Fast-food waitress Fawn Townsend knows exactly what she's going to do if her salary goes up with Tuesday's increase in the federal minimum wage.
The Raleigh, North Carolina, resident says she'll start saving for a car so she can find a second job to make ends meet.
The 24-year-old says she -can't- pay all her bills earning minimum wage.
Many lawmakers, along with advocates for low-wage workers, are celebrating the first increase in the federal minimum wage in a decade. Yet many acknowledge that raising it from five-15 an hour to five-85 will provide only meager help for some of the lowest paid workers.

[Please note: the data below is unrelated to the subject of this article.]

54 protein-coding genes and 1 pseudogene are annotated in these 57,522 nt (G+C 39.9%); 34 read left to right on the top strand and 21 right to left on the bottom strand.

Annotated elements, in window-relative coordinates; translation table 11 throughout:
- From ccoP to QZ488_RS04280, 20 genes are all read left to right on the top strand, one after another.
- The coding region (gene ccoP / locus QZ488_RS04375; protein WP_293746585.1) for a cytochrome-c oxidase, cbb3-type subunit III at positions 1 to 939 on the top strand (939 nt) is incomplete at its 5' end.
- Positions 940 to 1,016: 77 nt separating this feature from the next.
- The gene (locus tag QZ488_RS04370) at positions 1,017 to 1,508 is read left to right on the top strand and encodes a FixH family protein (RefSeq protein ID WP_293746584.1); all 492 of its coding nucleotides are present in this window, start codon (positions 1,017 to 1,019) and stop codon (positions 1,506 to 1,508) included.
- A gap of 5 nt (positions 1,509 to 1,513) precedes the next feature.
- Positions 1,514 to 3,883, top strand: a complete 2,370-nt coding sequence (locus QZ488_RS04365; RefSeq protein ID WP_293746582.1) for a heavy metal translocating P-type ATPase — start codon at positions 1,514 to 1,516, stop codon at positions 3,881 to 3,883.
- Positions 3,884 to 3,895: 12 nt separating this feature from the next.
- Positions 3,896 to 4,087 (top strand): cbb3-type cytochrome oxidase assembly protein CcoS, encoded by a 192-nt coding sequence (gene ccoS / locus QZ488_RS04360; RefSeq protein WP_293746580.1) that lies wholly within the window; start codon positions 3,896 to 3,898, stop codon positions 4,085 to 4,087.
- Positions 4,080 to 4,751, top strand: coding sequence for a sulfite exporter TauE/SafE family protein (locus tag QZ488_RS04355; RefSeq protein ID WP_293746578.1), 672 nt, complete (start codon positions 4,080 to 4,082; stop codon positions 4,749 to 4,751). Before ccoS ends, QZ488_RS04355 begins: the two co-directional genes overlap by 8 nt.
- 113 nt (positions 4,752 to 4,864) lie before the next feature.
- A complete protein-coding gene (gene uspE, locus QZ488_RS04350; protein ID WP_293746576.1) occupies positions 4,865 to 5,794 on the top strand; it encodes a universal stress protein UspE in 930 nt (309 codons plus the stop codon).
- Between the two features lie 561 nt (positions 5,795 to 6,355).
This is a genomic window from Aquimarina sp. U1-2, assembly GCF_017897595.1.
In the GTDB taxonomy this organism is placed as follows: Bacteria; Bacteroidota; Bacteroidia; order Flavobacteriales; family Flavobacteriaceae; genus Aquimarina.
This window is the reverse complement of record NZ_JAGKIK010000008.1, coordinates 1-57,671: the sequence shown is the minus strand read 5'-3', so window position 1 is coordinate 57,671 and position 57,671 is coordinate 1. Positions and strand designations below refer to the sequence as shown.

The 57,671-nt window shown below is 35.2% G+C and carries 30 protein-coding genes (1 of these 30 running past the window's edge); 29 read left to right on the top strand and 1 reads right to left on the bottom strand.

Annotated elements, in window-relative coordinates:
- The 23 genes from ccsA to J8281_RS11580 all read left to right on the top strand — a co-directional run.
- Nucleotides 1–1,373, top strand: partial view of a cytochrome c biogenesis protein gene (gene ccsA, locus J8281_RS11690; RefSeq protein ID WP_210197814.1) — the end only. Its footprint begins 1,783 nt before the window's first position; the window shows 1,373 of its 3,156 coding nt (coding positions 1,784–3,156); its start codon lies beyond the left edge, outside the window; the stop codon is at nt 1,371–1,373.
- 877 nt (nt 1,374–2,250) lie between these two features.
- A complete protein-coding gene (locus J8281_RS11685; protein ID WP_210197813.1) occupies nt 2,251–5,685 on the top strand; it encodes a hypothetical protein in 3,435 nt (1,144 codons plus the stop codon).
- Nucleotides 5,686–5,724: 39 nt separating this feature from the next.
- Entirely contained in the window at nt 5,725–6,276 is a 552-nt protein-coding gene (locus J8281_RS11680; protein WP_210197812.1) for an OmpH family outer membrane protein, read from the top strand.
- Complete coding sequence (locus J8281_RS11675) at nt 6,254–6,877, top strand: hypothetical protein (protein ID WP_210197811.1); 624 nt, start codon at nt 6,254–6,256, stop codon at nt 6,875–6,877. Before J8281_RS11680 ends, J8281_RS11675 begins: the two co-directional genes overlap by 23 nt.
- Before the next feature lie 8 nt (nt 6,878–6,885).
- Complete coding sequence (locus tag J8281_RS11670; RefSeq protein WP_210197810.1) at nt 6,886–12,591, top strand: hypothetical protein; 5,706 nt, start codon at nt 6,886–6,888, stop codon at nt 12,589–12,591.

About one-point-seven-million people made five-15 or less in 2006.
Poverty and the minimum wage are becoming a major issue in the Democratic presidential race. John Edwards of North Carolina and Barack Obama of Illinois are emphasizing raising the minimum wage during their tours of impoverished areas.
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